Dispatch

Taliban Takeover Seen as a Boon for Human Smugglers

Along one part of the Turkish border, hundreds of new Afghan migrants show up every day.

A man stands in a doorway
Mohammed, 21, a smuggler from Afghanistan, tries to buy bus tickets in Van, Turkey, on Aug. 4. Emre Caylak/For Foreign Policy

Leaving Afghanistan

A man stands in a doorway A man stands in a doorway

Mohammed, 21, a smuggler from Afghanistan, tries to buy bus tickets in Van, Turkey, on Aug. 4.Emre Caylak/For Foreign Policy

VAN, Turkey—Six years ago, Mohammed made the long journey from Afghanistan to Turkey, spirited across borders by smugglers, including one he came to know as Murtaza.

A man stands in a doorway

Mohammed, 21, a smuggler from Afghanistan, tries to buy bus tickets in Van, Turkey, on Aug. 4.Emre Caylak/For Foreign Policy

VAN, Turkey—Six years ago, Mohammed made the long journey from Afghanistan to Turkey, spirited across borders by smugglers, including one he came to know as Murtaza.

Now, as the thousands of Afghans flee Taliban rule and try to find havens across the region, Mohammed is himself working as a smuggler on Turkey’s eastern border, alongside Murtaza.

At 21, slim and baby-faced, Mohammed remains an undocumented migrant in Turkey. In a country already teeming with refugees and plagued by an economic downturn, he says his employment options are limited. He’s trying to save money to start a life elsewhere in Europe, and he also supports his family in Afghanistan.

“It’s not a good job, but I really want to help people. I would prefer it if Afghanistan were to become safe. Then I would have no business, but I could go home,” he said at the safe house he helps oversee in the town of Van.

Two decades of U.S. involvement in Afghanistan came to an end this week as the Taliban took Kabul and cemented their hold over the rest of the country.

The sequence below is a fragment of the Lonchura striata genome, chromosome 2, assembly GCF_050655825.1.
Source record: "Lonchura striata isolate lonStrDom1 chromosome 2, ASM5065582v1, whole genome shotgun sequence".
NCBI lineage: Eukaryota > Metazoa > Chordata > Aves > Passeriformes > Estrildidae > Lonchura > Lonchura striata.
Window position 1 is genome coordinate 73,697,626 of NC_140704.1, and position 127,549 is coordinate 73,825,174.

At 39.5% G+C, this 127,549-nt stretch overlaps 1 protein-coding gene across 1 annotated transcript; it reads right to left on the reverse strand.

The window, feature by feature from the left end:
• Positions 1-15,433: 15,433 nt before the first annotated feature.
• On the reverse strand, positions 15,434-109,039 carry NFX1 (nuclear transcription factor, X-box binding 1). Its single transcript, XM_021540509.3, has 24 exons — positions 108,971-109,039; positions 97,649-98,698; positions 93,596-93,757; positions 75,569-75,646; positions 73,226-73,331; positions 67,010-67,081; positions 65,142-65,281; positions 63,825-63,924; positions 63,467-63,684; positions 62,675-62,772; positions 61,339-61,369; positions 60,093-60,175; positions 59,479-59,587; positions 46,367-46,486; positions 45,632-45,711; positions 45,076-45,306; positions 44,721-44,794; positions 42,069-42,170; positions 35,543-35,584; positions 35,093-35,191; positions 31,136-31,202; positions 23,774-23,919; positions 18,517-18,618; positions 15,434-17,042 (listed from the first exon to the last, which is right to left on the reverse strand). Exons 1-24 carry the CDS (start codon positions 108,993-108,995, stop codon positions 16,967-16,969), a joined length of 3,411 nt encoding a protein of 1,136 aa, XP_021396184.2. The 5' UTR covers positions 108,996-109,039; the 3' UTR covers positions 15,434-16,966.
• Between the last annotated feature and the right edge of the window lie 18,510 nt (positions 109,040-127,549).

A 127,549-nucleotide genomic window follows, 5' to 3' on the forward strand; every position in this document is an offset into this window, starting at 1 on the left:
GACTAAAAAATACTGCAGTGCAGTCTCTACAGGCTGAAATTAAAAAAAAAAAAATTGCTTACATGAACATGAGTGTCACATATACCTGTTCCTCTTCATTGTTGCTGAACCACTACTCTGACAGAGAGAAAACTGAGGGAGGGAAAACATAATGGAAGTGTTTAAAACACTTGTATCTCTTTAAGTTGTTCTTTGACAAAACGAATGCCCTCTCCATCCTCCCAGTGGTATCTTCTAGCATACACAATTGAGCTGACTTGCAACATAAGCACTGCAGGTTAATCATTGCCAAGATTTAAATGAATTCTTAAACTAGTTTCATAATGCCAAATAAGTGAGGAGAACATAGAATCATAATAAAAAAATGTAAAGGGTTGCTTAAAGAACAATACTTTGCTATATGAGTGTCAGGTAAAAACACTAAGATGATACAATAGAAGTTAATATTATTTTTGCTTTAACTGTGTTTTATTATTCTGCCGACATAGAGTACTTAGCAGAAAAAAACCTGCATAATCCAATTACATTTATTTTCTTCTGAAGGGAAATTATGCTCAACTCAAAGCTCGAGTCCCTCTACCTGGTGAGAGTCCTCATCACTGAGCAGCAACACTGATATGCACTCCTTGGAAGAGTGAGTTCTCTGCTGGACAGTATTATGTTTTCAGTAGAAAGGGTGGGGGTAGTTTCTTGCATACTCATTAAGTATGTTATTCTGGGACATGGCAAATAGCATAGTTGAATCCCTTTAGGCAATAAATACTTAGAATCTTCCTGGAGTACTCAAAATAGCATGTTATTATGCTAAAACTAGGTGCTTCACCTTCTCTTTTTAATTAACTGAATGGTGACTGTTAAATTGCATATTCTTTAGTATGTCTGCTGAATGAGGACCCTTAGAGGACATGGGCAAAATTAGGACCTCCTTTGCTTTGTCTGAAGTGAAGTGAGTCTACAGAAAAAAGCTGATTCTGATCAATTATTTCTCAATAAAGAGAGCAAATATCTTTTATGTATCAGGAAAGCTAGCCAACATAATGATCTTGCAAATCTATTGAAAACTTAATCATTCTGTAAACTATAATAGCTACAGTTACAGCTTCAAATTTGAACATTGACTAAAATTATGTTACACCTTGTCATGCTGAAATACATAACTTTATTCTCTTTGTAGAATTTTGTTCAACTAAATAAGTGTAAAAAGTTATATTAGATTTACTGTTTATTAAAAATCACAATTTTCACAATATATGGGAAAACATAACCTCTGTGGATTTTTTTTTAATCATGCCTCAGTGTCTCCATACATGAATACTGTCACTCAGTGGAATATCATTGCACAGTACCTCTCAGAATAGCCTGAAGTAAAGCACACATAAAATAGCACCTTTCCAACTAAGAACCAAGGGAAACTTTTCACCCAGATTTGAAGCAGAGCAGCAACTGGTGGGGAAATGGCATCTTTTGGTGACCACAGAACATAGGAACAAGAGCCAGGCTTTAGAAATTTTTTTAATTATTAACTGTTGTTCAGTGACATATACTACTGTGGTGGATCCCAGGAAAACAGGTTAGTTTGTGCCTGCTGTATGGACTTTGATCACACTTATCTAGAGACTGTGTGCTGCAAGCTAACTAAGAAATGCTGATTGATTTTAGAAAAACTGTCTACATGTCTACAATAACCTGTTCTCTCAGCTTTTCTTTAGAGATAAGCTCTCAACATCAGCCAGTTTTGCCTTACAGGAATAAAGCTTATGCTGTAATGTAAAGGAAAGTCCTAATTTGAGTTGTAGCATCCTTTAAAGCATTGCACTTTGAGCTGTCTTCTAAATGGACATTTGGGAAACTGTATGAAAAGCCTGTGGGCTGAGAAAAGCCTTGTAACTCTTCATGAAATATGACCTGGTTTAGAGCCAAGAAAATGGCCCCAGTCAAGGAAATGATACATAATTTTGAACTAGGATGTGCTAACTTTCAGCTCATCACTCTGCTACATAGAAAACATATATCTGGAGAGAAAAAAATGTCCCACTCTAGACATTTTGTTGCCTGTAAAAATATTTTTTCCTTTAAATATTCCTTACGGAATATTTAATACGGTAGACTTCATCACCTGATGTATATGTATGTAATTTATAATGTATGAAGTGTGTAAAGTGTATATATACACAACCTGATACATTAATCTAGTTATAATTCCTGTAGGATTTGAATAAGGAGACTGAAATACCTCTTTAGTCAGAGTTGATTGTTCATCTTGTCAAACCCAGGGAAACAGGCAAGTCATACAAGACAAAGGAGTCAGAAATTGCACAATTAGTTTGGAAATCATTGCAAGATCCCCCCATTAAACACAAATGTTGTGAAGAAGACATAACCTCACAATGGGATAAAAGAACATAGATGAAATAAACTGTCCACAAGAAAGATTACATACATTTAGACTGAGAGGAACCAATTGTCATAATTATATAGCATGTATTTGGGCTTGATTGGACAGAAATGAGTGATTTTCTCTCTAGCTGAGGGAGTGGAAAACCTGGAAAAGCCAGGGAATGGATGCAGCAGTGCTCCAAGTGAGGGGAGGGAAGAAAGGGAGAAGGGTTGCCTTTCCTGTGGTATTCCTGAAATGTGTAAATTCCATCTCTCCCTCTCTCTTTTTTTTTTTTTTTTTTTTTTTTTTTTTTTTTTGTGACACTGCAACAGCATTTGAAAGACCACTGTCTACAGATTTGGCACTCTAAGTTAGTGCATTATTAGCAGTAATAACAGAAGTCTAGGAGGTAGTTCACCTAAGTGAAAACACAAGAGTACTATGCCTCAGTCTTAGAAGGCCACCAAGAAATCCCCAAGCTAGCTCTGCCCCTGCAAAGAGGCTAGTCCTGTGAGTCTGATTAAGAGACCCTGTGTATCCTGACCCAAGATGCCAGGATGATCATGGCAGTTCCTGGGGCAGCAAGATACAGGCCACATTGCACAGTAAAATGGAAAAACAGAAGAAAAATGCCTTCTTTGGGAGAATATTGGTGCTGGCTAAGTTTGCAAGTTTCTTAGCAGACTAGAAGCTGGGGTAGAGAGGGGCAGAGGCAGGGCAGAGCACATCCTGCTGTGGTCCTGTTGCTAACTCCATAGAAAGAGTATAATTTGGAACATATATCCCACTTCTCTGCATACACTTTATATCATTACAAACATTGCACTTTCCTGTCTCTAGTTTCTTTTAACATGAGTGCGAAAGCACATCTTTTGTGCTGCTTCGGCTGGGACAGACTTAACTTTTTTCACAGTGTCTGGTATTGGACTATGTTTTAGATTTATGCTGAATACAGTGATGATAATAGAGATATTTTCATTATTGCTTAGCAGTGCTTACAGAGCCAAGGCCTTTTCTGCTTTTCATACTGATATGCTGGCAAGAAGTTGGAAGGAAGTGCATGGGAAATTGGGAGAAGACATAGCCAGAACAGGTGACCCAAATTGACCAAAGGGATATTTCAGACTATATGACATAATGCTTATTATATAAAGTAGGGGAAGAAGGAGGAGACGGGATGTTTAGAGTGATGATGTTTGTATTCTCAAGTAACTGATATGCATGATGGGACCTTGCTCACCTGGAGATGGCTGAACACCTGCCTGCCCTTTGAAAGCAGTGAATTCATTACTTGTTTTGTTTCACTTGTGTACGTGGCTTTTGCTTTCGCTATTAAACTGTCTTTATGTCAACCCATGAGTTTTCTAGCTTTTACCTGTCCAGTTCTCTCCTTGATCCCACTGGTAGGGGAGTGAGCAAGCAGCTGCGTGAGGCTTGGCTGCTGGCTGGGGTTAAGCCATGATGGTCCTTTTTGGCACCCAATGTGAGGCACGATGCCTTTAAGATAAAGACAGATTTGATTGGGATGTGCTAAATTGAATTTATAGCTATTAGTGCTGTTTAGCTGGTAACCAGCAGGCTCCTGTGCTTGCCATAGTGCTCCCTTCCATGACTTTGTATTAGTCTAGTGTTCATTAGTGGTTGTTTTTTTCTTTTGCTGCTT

Afghan migrants

Afghan migrants wait in an abandoned bus station in Bitlis, Turkey, to be transported to other cities July 9. Emre Caylak/For Foreign Policy

Thousands of Afghans have already fled, fearing retribution by the Taliban, and many thousands more are trying to leave. In Turkey, which already hosts some 4 million refugees, mainly from the conflict in neighboring Syria, the crisis is reigning a debate about migrants.

While most Afghans end up in neighboring Pakistan or Iran, Turkey is seen as a better destination for employment opportunities and as a potential conduit to Europe.

Smugglers in Turkey say they have seen an uptick in business since U.S. President Joe Biden announced the troop withdrawal in April. An estimated 500 to 2,000 Afghans have been entering Turkey through this part of its eastern border with Iran every day, according to local media.

Mohammed, who did not want his full name published for fear of trouble from Turkish authorities, is from Imam Sahib in Afghanistan’s northern Kunduz province. He said his brother had worked for the U.S.-backed Afghan government and was detained by the Taliban in recent days.

Mohammed worked in farming in Turkey but made considerably less than what Murtaza pays him—the equivalent of $300 a month.

He and other young men who work for Murtaza transport Afghans from Iran into Van and then on to other cities in Turkey as part of a chain of separate but interlinked smugglers that begins in Afghanistan. Though increased police operations in Turkey in recent weeks have hampered their work, the smugglers said thousands of people are waiting in Iran to cross the border.

Military police in Turkey

The Jandarma, or military police, keep watch in an effort to stop smuggling in Van, Turkey, on Aug. 5. Emre Caylak/For Foreign Policy

On Tuesday, police raided two apartments in Van and detained more than 100 Afghans and one smuggler. Earlier this month, 300 mostly Afghans were found hidden inside a truck in the same province.

“The police are too much now, they are looking for refugees on the streets,” Mohammed said, showing a video sent to him over WhatsApp of police detaining Afghans in Istanbul’s Taksim Square. “But if there were no police taking money, you wouldn’t see refugees here.”

Mohammed said Murtaza pays border guards thousands of liras through a middleman to allow caravans of migrants through. The police call and give them a time and a place where they can avoid border patrols, but they can’t give their migrants immunity against arrest, he said.